Confusing placebo effect with natural history in epilepsy: A big data approach.

Annals of Neurology

PubMedID: 26150090

Goldenholz DM, Moss R, Scott J, Auh S, Theodore WH. Confusing placebo effect with natural history in epilepsy: A big data approach. Ann Neurol. 2015;78(3):329-36.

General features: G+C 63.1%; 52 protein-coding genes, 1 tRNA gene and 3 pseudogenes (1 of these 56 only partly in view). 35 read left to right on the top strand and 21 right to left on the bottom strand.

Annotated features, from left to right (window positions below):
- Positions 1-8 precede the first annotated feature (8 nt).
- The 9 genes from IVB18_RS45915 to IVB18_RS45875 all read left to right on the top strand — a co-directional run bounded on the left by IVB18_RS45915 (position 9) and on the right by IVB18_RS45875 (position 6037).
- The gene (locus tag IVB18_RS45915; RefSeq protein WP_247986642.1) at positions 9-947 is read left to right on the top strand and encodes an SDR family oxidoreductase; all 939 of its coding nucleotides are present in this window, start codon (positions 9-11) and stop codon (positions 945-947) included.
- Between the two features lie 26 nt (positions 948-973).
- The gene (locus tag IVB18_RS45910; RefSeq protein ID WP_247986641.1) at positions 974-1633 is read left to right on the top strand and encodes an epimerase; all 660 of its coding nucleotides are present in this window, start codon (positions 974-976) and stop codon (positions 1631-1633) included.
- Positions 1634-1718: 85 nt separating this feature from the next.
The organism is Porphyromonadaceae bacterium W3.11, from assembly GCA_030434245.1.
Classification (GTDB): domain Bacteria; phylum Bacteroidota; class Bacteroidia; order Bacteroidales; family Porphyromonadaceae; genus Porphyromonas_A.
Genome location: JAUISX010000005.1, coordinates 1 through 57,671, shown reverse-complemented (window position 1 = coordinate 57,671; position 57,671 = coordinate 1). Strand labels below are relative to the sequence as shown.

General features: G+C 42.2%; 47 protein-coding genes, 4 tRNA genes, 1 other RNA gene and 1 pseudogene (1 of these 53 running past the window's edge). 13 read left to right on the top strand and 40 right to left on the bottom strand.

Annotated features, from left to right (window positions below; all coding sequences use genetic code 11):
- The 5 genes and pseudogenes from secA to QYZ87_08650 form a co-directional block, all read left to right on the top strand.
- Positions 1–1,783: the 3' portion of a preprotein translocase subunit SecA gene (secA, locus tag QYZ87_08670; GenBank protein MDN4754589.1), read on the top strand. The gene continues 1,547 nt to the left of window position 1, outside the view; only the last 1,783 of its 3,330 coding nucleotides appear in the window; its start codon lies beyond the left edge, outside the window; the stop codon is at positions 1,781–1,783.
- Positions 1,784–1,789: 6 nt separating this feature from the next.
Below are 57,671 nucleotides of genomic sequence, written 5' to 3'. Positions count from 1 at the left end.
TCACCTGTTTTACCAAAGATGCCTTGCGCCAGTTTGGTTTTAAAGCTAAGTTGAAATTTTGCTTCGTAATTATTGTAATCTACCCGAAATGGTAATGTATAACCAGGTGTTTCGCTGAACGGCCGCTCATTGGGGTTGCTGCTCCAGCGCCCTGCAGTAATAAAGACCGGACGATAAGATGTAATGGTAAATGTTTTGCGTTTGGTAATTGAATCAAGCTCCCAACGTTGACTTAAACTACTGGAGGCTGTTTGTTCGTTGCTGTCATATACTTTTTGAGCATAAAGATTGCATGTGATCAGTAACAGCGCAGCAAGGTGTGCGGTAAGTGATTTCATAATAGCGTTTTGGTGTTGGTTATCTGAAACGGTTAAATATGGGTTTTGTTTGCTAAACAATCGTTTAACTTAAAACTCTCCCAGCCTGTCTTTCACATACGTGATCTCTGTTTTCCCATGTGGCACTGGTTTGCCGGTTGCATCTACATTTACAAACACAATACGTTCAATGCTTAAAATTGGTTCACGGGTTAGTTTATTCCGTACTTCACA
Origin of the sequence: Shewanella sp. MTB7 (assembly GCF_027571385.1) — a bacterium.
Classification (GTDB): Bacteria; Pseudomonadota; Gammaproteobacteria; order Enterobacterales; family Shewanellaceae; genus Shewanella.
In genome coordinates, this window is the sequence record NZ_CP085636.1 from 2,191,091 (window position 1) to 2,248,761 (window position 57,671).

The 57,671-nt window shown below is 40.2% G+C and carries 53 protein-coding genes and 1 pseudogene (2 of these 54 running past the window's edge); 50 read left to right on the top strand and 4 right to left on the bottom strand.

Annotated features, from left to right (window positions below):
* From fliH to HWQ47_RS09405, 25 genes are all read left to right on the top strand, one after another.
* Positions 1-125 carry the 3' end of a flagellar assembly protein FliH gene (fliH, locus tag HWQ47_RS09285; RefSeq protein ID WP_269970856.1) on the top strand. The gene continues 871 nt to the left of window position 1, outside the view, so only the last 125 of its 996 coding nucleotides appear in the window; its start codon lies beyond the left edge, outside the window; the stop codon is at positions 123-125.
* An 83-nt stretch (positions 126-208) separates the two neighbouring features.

For unknown reasons, placebos reduce seizures in clinical trials in many patients. It is also unclear why some drugs showing statistical superiority to placebo in one trial may fail to do so in another. Using Seizuretracker. com, a patient-centered database of 684,825 seizures, we simulated "placebo" and "drug" trials. These simulations were employed to clarify the sources of placebo effects in epilepsy, and to identify methods of diminishing placebo effects. Simulation 1 included 9 trials with a 6-week baseline and 6-week test period, starting at time 0, 3, 6…24 months. Here, "placebo" reduced seizures regardless of study start time. Regression-to-the-mean persisted only for 3 to 6 months. Simulation 2 comprised a 6-week baseline and then 2 years of follow-up. Seizure frequencies continued to improve throughout follow-up. Although the group improved, individuals switched from improvement to worsening and back. Simulation 3 involved a placebo-controlled "drug" trial, to explore methods of placebo response reduction. An efficacious "drug" failed to demonstrate a significant effect compared with "placebo" (p?=?0. 12), although modifications either in study start time (p?=?0. 025) or baseline population reduction (p?=?0. 0028) allowed the drug to achieve a statistically significant effect compared with placebo. In epilepsy clinical trials, some seizure reduction traditionally attributed to placebo effect may reflect the natural course of the disease itself. Understanding these dynamics will allow future investigations into optimal clinical trial design and may lead to identification of more effective therapies. Ann Neurol 2015;78:329-336.